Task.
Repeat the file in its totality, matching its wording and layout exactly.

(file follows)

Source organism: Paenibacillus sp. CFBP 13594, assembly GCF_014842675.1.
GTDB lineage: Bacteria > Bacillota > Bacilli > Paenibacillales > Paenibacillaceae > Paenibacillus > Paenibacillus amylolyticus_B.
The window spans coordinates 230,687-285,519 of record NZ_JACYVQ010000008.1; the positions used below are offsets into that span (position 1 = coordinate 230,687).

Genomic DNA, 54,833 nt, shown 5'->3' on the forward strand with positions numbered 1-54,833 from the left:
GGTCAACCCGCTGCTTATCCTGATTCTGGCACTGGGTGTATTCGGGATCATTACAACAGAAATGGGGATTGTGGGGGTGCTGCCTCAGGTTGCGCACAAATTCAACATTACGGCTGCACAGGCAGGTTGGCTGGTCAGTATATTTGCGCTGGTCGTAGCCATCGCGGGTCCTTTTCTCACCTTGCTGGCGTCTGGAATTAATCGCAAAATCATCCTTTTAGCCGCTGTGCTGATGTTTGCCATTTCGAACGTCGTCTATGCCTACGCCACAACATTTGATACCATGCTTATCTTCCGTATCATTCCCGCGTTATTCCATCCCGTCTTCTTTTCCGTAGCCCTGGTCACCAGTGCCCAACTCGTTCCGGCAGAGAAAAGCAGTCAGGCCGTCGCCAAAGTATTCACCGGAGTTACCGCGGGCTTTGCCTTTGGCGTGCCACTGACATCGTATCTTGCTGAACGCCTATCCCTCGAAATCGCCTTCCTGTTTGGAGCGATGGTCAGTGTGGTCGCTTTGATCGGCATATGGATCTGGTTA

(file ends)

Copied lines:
Source organism: Paenibacillus sp. CFBP 13594, assembly GCF_014842675.1.
GTDB lineage: Bacteria > Bacillota > Bacilli > Paenibacillales > Paenibacillaceae > Paenibacillus > Paenibacillus amylolyticus_B.
The window spans coordinates 230,687-285,519 of record NZ_JACYVQ010000008.1; the positions used below are offsets into that span (position 1 = coordinate 230,687).

Genomic DNA, 54,833 nt, shown 5'->3' on the forward strand with positions numbered 1-54,833 from the left:
GGTCAACCCGCTGCTTATCCTGATTCTGGCACTGGGTGTATTCGGGATCATTACAACAGAAATGGGGATTGTGGGGGTGCTGCCTCAGGTTGCGCACAAATTCAACATTACGGCTGCACAGGCAGGTTGGCTGGTCAGTATATTTGCGCTGGTCGTAGCCATCGCGGGTCCTTTTCTCACCTTGCTGGCGTCTGGAATTAATCGCAAAATCATCCTTTTAGCCGCTGTGCTGATGTTTGCCATTTCGAACGTCGTCTATGCCTACGCCACAACATTTGATACCATGCTTATCTTCCGTATCATTCCCGCGTTATTCCATCCCGTCTTCTTTTCCGTAGCCCTGGTCACCAGTGCCCAACTCGTTCCGGCAGAGAAAAGCAGTCAGGCCGTCGCCAAAGTATTCACCGGAGTTACCGCGGGCTTTGCCTTTGGCGTGCCACTGACATCGTATCTTGCTGAACGCCTATCCCTCGAAATCGCCTTCCTGTTTGGAGCGATGGTCAGTGTGGTCGCTTTGATCGGCATATGGATCTGGTTA